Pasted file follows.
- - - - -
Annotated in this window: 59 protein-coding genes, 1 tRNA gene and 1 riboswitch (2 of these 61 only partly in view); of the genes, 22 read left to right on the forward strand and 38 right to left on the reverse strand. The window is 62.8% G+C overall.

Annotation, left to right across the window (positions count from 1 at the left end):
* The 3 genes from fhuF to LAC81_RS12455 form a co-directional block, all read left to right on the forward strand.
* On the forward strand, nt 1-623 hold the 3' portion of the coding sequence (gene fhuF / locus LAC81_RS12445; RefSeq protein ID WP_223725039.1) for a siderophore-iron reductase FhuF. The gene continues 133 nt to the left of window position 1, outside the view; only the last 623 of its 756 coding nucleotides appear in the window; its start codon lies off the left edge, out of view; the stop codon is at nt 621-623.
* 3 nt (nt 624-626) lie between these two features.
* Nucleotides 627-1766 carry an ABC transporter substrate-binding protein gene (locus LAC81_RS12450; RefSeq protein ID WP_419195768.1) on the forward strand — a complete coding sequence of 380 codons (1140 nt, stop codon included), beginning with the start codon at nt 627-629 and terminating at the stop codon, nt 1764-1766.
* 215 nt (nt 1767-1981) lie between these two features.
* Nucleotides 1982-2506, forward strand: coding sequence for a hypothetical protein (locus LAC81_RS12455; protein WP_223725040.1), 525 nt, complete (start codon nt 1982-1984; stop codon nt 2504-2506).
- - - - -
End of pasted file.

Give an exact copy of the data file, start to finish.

Annotated in this window: 59 protein-coding genes, 1 tRNA gene and 1 riboswitch (2 of these 61 only partly in view); of the genes, 22 read left to right on the forward strand and 38 right to left on the reverse strand. The window is 62.8% G+C overall.

Annotation, left to right across the window (positions count from 1 at the left end):
* The 3 genes from fhuF to LAC81_RS12455 form a co-directional block, all read left to right on the forward strand.
* On the forward strand, nt 1-623 hold the 3' portion of the coding sequence (gene fhuF / locus LAC81_RS12445; RefSeq protein ID WP_223725039.1) for a siderophore-iron reductase FhuF. The gene continues 133 nt to the left of window position 1, outside the view; only the last 623 of its 756 coding nucleotides appear in the window; its start codon lies off the left edge, out of view; the stop codon is at nt 621-623.
* 3 nt (nt 624-626) lie between these two features.
* Nucleotides 627-1766 carry an ABC transporter substrate-binding protein gene (locus LAC81_RS12450; RefSeq protein ID WP_419195768.1) on the forward strand — a complete coding sequence of 380 codons (1140 nt, stop codon included), beginning with the start codon at nt 627-629 and terminating at the stop codon, nt 1764-1766.
* 215 nt (nt 1767-1981) lie between these two features.
* Nucleotides 1982-2506, forward strand: coding sequence for a hypothetical protein (locus LAC81_RS12455; protein WP_223725040.1), 525 nt, complete (start codon nt 1982-1984; stop codon nt 2504-2506).